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Jürgen Habermas overemphasises the role of the public sphere in his theory of law and democracy

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  1. Introduction.
  2. Habermas's public sphere and his theory of law and democracy.
    1. Habermas's definiton of the public sphere.
    2. An ideal of unrestricted rational discussion of public matters
    3. Habermas defense of the principles of popular sovereignty.
    4. The growing intervention of formal systems as parallel to developments of the welfare state.
  3. The role of the public sphere in Habermas's theory of law and democracy.
    1. Five assumptions that are central to Habermas's conception of the public sphere.
    2. Habermas's call for a renewed democratization of public institutions.
  4. Conclusion.
  5. Bibliography.

Jürgen Habermas (born June 18, 1929 in Düsseldorf) is a German philosopher, political scientist and sociologist in the tradition of critical theory. His work focuses on the analysis of advanced capitalist industrial society and of democracy and the rule of law in a critical social-evolutionary context, and contemporary politics.
He is best known for his concept of the public sphere. He developed a theoretical system committed to disclosing the possibility of reason, human liberation and rational-critical communication embedded in modern liberal institutions and in the human capabilities to communicate, deliberate and pursue rational interests. Habermas's theory distinguishes itself from the rationalist tradition by locating rationality in structures of interpersonal linguistic communication rather than in the structure of either the cosmos or the knowing subject.

[...] As Habermas puts it: "Our investigation presents a stylized picture of the liberal elements of the bourgeois public sphere and of their transformation in the social-welfare state."[25] The book's historical optic grounds it in the Institute for Social Research's endeavor of developing a critical theory of the contemporary era, and its political aspirations position it as a critique of the decline of democracy in the present age and a call for its renewal themes that would remain central to Habermas's thought. [...]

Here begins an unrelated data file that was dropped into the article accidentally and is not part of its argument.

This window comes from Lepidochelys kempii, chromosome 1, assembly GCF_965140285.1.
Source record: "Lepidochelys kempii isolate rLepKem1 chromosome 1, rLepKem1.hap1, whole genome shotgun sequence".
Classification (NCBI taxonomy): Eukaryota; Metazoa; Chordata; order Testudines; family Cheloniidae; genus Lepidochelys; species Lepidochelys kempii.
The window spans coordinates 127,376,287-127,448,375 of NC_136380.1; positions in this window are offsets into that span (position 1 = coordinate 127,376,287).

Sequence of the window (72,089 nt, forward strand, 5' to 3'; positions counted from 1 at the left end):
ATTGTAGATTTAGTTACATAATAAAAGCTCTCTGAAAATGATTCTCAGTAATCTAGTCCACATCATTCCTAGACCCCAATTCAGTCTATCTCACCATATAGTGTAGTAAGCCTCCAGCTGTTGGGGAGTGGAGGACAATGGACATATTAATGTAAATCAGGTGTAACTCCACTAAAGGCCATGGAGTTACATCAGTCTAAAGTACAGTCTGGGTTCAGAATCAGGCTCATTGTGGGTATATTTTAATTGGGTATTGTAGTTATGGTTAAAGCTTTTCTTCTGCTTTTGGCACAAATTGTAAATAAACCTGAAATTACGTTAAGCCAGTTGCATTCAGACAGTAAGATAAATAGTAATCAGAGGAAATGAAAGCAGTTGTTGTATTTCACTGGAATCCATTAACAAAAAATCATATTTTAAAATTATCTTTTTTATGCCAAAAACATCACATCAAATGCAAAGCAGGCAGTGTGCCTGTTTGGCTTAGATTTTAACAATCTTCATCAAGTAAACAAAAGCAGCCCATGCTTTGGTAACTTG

[...] Habermas, The Inclusion of the Other, p.257 In his own summary: ?Legality can produce legitimacy only to the extent that the legal order reflexively responds to the need for justification that originates from the positivization of law and responds in such a manner that legal discourses are institutionalized in ways made pervious to moral argumentation.? Habermas, Law and Morality, 243-4 Habermas wants democracy not for instrumental reasons, but because it is only democratic institutions that can sustain a culture of justification. [...]


[...] Habermas's public sphere and his theory of law and democracy Habermas defined the public sphere as a body of ?private people gathered together as a public and articulating the needs of society with the state."[4] The bourgeois public sphere, which began appearing around 1700 in Habermas's interpretation, was to mediate between the private concerns of individuals in their familial, economic, and social life contrasted to the demands and concerns of social and public life. This involved mediation of the contradiction between bourgeois and citoyen, to use terms developed by Hegel and the early Marx, overcoming private interests and opinions to discover common interests and to reach societal consensus.[5] The public sphere consisted of organs of information and political debate such as newspapers and journals, as well as institutions of political discussion such as parliaments, political clubs, literary salons, public assemblies, coffee houses, meeting halls, and other public spaces where socio-political discussion took place. [...]

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